Post-mortems are useful for any traumatic event in your life, whether it’s an abusive partner, a horrible job, a relationship with a toxic parent or child, or the unproductive way you handled a trauma you couldn’t control.

To reiterate: The point is not to blame yourself, but to learn from your mistakes.

Believe me, I haven’t gotten involved with another alcoholic since my ex-partner.

An abusive relationship is a grooming process, in which the abuser (consciously or unconsciously) tests his partner constantly to see how much she’ll take.

Every step in which she doesn’t set boundaries, or allows him to sidestep them, gives him permission to continue pushing the envelope.

We don’t like to think of it that way but it’s the truth. Assholes only go as far as we let them. That’s why we encourage children to stand up for themselves, to stand up to bullies. Because bullies prefer easier victims.

Related: She Is Willing To Do Whatever It Takes To Be With Me - The women who accused Marilyn Manson of abuse

Maria’s ignored, or unrecognized red flags were many, and in the bedroom, at some point before the rape, The Boyfriend exhibited ‘controlling sexual behaviors’ for an unspecified time before the rape, including saying, “You act like I’m raping you.”

When the actual rape occurred, after a lot of alcohol, Maria says he said ‘derogatory things’ to her during the rape. Maybe things he, or maybe they’d both heard Andrew Tate say, or advise? Was this the first time he’d said them, or had he said them before? Red flags, red flags, red flags.

I don’t know her history, but if she can talk to Newsweek, she can ask herself these questions.

Rape wasn’t even a red flag for her after it occurred; she actually tried to patch it up with him, but once again, The Boyfriend didn’t take ownership. She felt she should be able to trust him, but why? What had he ever done to make her think she could?

Eventually, it seems, she finally left him.

Maria’s mistakes

Maria never questioned his preoccupation with Andrew Tate; the toxic philosophy she knew the guru subscribed to; the toxic videos The Boyfriend listened to.

She didn’t challenge him in the bedroom (or likely, out of it), when he became controlling, manipulative and abusive.

She tolerated a lot of toxic behavior for unknown reasons, which may or may not involve previous abuse or abusive relationships. Whether it did or didn’t is irrelevant; these are the mistakes she made, that she must not make again to avoid another Andrew Tate-styled relationship.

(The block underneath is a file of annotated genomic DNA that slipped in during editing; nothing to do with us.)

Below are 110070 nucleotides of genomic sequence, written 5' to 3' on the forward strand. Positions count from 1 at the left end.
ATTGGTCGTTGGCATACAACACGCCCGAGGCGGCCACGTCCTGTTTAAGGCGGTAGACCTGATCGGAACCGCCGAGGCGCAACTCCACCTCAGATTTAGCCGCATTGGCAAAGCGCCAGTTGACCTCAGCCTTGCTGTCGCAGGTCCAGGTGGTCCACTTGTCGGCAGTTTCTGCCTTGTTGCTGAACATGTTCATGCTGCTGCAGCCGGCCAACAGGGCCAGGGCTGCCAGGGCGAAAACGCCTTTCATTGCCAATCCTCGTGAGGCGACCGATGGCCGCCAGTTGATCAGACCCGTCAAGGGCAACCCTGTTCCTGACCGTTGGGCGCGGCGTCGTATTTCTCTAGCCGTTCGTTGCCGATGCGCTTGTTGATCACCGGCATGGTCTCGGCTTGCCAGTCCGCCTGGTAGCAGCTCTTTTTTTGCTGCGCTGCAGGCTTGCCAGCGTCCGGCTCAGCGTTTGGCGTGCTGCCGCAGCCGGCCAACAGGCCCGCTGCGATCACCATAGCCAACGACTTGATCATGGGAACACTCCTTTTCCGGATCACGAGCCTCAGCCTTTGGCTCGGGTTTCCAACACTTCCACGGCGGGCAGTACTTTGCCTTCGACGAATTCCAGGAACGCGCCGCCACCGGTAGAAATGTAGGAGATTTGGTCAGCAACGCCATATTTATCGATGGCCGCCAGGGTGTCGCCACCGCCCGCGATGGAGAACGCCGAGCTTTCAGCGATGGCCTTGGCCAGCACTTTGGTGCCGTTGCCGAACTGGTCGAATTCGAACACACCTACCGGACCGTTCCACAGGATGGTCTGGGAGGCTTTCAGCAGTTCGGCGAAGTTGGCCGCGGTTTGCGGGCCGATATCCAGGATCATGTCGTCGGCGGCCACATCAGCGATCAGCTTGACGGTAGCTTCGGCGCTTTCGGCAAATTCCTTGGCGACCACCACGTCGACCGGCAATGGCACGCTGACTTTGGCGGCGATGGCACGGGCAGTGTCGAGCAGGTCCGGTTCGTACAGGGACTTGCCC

I can only speculate on what went pear-shaped with Maria, because the Newsweek article didn’t ask several critical questions or offer much backstory, perhaps for space reasons. But it’s clear Maria was breadcrumbed every step of the way because she allowed it, most likely out of ignorance because who would choose a toxic relationship like this?

It strikes me that compassion and empathy, two highly valuable qualities in a prospective romantic partner, can function as a weakness if one isn’t careful to guard against others willing to take advantage of one’s good nature.

Maria chose not to report The Boyfriend for the rape, and for once I’m glad she didn’t. I’m pretty sure it wouldn’t have gone well for her. It would have fallen, rightly or wrongly, in the ‘grey rape’ area where the authorities could argue she was in a relationship, they’d had consensual sex before, he claimed it was consensual, so now she’s saying it wasn’t?

She was too drunk to know what she was doing! I bet he planned that for his potential legal defense.

Every step of the way The Boyfriend groomed her to take more of his shit, and his first shot across the bow was subjecting her to Andrew Tate’s toxic philosophy. She allowed it. She didn’t leave his apartment or house when he played it. She allowed ‘controlling sexual behaviors’ which culminated in a rape.

She’s not to blame for what happened to her, but she colluded, whether she realizes it or not.

What we want to do, whatever toxic situation we’re in, is to stop colluding.

Here’s a depressing little tidbit to end this otherwise depressing article about how some women collude in their own oppression: The Women Who Love Andrew Tate: ‘He’s What Every Man Should Aspire To Be.’

Good luck with that, ladies. Remember, I told you so.


How to avoid abuse: